Senior Project Provides Hands On Experience, Takes Two Iowa Teens Back In Time

Two northwest Iowa teens are taking a trip back in time after an old tractor was donated to their high school. In the process of restoring the piece of machinery to its former beauty, the students are getting hands on experience and a history lesson.

With just one look, it’s easy to see that this machine has seen better days. It hasn’t run for 10 years.

MOC-Floyd Valley High School Senior Collin Van Donkelaar said, “We got it just how it is. All the wheels, rims, everything are shot.”

But this doesn’t intimidate Van Donkelaar or Michael Dekker.

“Rebuilt the carburetor for it and now we’re taking the magneto off and we have to try and get sparks so we actually get it to run,” Van Donkelaar said.

They know that behind all the rust is a hint of green if you look hard enough. And they’ve been staring at it hard since September, when they began restoring the tractor as their senior project. Every day, for 45 minutes, they spend a period during school getting their hands dirty.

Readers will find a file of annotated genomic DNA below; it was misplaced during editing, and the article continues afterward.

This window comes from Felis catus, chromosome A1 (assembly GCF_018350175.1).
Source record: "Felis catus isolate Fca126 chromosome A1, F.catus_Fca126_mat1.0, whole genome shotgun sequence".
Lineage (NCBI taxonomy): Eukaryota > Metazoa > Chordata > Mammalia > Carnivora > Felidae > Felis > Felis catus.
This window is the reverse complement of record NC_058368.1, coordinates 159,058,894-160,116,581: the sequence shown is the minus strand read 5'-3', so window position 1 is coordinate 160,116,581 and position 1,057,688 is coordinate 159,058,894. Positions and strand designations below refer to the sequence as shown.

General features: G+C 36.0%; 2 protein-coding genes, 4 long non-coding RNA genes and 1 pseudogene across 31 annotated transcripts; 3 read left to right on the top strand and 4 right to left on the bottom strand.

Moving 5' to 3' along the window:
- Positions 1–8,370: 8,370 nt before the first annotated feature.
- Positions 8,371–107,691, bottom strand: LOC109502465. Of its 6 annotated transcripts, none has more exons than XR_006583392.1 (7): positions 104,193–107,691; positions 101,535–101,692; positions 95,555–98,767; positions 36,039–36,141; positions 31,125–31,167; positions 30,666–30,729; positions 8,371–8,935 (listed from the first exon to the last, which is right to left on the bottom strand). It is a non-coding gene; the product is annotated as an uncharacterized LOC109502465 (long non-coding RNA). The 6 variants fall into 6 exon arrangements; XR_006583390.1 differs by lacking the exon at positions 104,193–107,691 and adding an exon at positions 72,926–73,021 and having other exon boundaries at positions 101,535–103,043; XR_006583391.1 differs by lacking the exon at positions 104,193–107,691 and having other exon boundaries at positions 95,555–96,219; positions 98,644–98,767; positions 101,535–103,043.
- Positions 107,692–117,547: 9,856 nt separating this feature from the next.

“It’s just kind of something I enjoy. I enjoy working with my hands and the mechanical aspect,” said Dekker.

Both have worked on tractors before, but never a project this big on their own.

“It’s a 1942 John Deere A,” said Van Donkelaar.

While it’s a big undertaking, they say it brings them back to a time when things were simpler, and in ways, harder.

Dekker said, “I learned a lot about how the mechanical stuff worked. You don’t have electronics to rely on. We’ve just learned how simple it was back then.”

“It’s hand start, no lights, anything, so pretty much, it makes it’s own electricity and spark and that’s all it needs,” Van Donkelaar said.

But the the Model A still needs a lot of work to get there. They’ve had help from their teacher Bob DeHaan and the rest of the community getting and restoring old parts, but it still needs a new paint job. For tires, they hope Titan Tires will come through, who has been known to donate them to FFA members.

Dekker said, “There’s lots of people who are offering to help with it, which has been really nice. Just Sunday, I had an older gentleman talk to me about it at church how he was happy we were taking something like this and making it new again.”

Lessons and experiences they say they’ll take with them far beyond the classroom.

The two hope to finish the project for the Volksparade in the 77th Annual Orange City Tulip Festival in May. They say they haven’t decided exactly what they’ll do with the project when it’s done. They have thought about possibly selling it or auctioning it off to benefit the Holland FFA.

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